Filed in: Community

Crews that always work together

August 1, 2004 12:00 | By

By Eric Green
Many people in the film industry refer to their crew as a family. Seldom will you find one as tightly knit as Clint Eastwood and his crew. Some in his inner circle have been working together for over 30 years.
In an industry stricken with unemployment and outsourcing, the loyalty and togetherness of Eastwood’s team is an inspiration to many. Among the principal members: Robert Lorenz, who was second assistant director on The Bridges of Madison County, first assistant director on Absolute Power, then executive producer on Blood Work; Michael Sexton, who has also worked on several films with Eastwood as property master, a job his father had in the ’70s, also working with Eastwood; Deborah Hopper, who has been working with Eastwood since Tightrope in the wardrobe department and as costume designer for his last three films; Tom Stern, cinematographer; Joel Cox, editor; Henry Bumstead, production designer; Jack G. Taylor Jr., art director; and Richard C. Goodard, set decorator.
“Clint keeps the set quiet, organized and friendly. But it’s not a hang-out and the crew are not micromanaged,” says Sexton. The director “lets everyone do their jobs the way they’re supposed to be done. There is zero tolerance for people who don’t know what they’re doing.”
On first working with Eastwood, Lorenz immediately sensed that there was something different about his shoots. The director sets the tone by being very low key and informal, treating every employee the same, whether a highly paid actor or a guy picking up trash. But with such a close-knit and familiar crew he felt isolated almost to the point where he didn’t fit in. He was proven wrong and was called back for the next film and subsequent projects. Since then there has been a sense of assumed employment from project to project, and Lorenz has been incorporated into the core group.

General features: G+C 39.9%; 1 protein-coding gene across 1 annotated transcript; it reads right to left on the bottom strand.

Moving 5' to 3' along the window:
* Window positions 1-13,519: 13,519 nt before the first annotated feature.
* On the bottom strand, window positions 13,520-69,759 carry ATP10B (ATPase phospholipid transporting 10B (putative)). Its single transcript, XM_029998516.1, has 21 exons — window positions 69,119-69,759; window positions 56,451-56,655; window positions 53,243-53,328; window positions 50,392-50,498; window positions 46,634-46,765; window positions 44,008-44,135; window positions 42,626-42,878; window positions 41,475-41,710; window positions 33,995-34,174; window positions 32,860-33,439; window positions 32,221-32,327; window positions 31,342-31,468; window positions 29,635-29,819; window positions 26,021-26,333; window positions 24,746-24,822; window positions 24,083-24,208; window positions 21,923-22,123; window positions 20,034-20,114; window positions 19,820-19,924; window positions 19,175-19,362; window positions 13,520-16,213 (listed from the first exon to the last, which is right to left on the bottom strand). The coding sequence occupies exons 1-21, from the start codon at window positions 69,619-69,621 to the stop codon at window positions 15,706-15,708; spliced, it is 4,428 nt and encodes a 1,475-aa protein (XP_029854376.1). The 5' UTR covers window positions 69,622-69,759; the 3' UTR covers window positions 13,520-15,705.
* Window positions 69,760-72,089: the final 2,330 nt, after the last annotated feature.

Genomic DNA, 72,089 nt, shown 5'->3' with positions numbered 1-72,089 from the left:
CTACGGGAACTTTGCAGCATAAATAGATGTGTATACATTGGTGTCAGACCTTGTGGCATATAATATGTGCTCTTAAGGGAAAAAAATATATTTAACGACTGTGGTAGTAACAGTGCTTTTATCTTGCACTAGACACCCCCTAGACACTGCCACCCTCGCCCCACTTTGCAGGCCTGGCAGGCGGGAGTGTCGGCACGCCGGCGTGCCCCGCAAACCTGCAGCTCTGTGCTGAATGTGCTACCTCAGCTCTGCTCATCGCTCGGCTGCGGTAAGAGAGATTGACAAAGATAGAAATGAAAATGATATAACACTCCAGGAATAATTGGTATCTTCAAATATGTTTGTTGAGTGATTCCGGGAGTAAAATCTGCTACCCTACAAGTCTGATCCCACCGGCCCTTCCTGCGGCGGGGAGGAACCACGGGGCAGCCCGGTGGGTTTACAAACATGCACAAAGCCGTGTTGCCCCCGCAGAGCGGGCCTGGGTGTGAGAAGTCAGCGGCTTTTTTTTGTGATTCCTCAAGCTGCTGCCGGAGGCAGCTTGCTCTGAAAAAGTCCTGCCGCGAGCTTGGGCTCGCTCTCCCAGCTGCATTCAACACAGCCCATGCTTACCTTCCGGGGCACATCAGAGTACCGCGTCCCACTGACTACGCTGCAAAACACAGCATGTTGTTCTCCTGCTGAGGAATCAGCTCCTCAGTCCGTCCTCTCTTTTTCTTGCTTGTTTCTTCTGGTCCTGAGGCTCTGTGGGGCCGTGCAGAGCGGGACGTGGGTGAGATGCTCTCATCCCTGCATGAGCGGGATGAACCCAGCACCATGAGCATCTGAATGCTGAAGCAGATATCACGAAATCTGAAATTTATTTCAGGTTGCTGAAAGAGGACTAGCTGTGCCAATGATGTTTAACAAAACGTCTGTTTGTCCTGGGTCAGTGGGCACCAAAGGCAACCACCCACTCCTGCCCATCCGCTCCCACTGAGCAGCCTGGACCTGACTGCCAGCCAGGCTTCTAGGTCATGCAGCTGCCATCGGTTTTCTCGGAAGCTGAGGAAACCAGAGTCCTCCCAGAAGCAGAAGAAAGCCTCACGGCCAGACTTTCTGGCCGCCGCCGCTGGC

When starting Blood Work, Eastwood quietly, in a matter-of-fact tone, told Lorenz that he would also be executive producing. Since then Lorenz has gone on to produce Mystic River (for which he was nominated for an Oscar) and the upcoming Million Dollar Baby, starring Eastwood, Morgan Freeman and Hilary Swank. When consulting Eastwood on who to bring back for the new project, Lorenz jokingly handed him a picture of the crew from the last film and told him to black out anyone he didn’t want back. Eastwood didn’t mark up the photo at all.
While there’s no guarantee of coming back film-to-film, it always just seems to happen. It’s a work environment that Hopper calls “the best job in Hollywood.” She is already prepping for a new project with enthusiasm, knowing she’ll have the freedom to do the job she knows so well.